House Majority Leader Rep. Nathaniel Ledbetter today said the Legislature will eventually renew its attempt to pass infrastructure investment legislation sooner rather than later.
“It’s disappointing we didn’t get it approved,” Rep. Ledbetter said of an infrastructure investment bill that was introduced and favorably reported from committee but was stalled on the House floor.
Ledbetter, R-Rainsville, spoke to the Business Council of Alabama’s Tuesday briefing, which is held Tuesday mornings during regular sessions and featuring legislative leaders. He also discussed the big issues remaining in the session, including the budgets, prison reform, and reapportionment.
Today’s briefing was sponsored by Michelin North America, an international company employing 2,000 men and women in Alabama with tire manufacturing plants in Dothan and Tuscaloosa.
Leesa Owens, Michelin North America’s director of communications, introduced Rep. Ledbetter.
Rep. Ledbetter is a small businessman who was elected to the House in 2014 and is the first freshman House member to be chosen majority leader. He may be a newcomer to the House but not to politics, having served as mayor and a city council member in Rainsville.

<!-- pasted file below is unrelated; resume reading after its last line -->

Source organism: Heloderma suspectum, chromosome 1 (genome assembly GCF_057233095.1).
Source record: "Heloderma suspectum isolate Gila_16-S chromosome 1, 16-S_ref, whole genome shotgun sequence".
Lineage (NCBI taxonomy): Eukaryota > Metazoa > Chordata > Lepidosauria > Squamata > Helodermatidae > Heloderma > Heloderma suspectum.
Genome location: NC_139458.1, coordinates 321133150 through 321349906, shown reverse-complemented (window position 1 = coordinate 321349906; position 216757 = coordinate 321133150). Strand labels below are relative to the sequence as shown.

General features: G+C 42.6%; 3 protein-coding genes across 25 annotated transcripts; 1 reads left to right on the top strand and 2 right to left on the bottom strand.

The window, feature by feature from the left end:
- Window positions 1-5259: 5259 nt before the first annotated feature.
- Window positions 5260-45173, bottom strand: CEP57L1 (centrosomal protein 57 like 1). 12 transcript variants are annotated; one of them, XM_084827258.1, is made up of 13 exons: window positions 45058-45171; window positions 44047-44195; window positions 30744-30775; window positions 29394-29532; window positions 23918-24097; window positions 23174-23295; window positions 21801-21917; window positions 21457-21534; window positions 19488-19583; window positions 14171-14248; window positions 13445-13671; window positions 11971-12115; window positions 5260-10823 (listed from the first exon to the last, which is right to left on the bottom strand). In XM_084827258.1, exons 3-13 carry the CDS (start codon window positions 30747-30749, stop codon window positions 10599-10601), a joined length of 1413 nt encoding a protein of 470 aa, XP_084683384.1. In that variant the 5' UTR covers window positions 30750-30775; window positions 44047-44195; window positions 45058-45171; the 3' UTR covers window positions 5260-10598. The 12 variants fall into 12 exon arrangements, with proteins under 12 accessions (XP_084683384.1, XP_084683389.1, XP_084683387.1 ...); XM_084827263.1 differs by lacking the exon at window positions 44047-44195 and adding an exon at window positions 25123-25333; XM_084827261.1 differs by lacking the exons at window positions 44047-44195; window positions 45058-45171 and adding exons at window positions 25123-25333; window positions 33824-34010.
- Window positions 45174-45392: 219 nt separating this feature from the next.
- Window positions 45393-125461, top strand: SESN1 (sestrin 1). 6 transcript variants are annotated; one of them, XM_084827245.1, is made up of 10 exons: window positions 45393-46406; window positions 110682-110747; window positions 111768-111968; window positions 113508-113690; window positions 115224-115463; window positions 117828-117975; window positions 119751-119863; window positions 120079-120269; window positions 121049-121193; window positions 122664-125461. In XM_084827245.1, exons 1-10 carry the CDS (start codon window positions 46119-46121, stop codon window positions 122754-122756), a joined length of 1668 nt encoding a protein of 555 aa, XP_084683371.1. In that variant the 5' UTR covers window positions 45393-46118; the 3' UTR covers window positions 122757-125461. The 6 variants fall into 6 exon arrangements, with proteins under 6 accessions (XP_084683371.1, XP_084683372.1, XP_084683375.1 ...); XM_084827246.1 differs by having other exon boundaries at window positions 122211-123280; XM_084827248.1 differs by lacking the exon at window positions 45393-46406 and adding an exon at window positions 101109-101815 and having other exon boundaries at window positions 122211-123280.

Ledbetter addressed HB 487, the Alliance for Alabama’s Infrastructure-supported bill that was introduced to update Alabama’s 25-year-old road and bridge tax law and provide much needed new revenue for road and bridge construction and maintenance.
The bill was pulled from contention and while House Speaker Mac McCutcheon, R-Monrovia, declared it dead this session, Rep. Ledbetter said the Legislature must at some point address the issue.
“There’s a time down the road we will have to get it done,” Rep. Ledbetter said.
Another bill Rep. Ledbetter said is important to Alabama is the BCA-supported SB 253 by Sen. Clay Scofield, R-Guntersville.
SB 253 would amend the Alabama Renewal Act and provide income tax credits to businesses that purchase, construct, or install qualified broadband telecommunications network facilities in Alabama. It passed the Senate and was assigned to the House Ways and Means Education Committee.
Broadband infrastructure is important to Alabama, Rep. Ledbetter said. “That’s going to be a positive for the whole state, especially rural Alabama,” he said.
Rep. Ledbetter’s bill, HB 181, would eliminate state property tax on small businesses which have tangible personal property of $20,000 or less in value, such as a pickup truck and equipment.
“If you have less than $20,000 you’re probably spending more than (the tax) on your accountant,” Rep. Ledbetter said, not to mention the Alabama Department of Revenue spending more than the tax to be collected in administering it.
On other issues, Rep. Ledbetter said his “fear” is the Legislature will be called into extraordinary session to deal with legislative reapportionment, which has been made necessary by a federal court ruling on a dozen state legislative districts.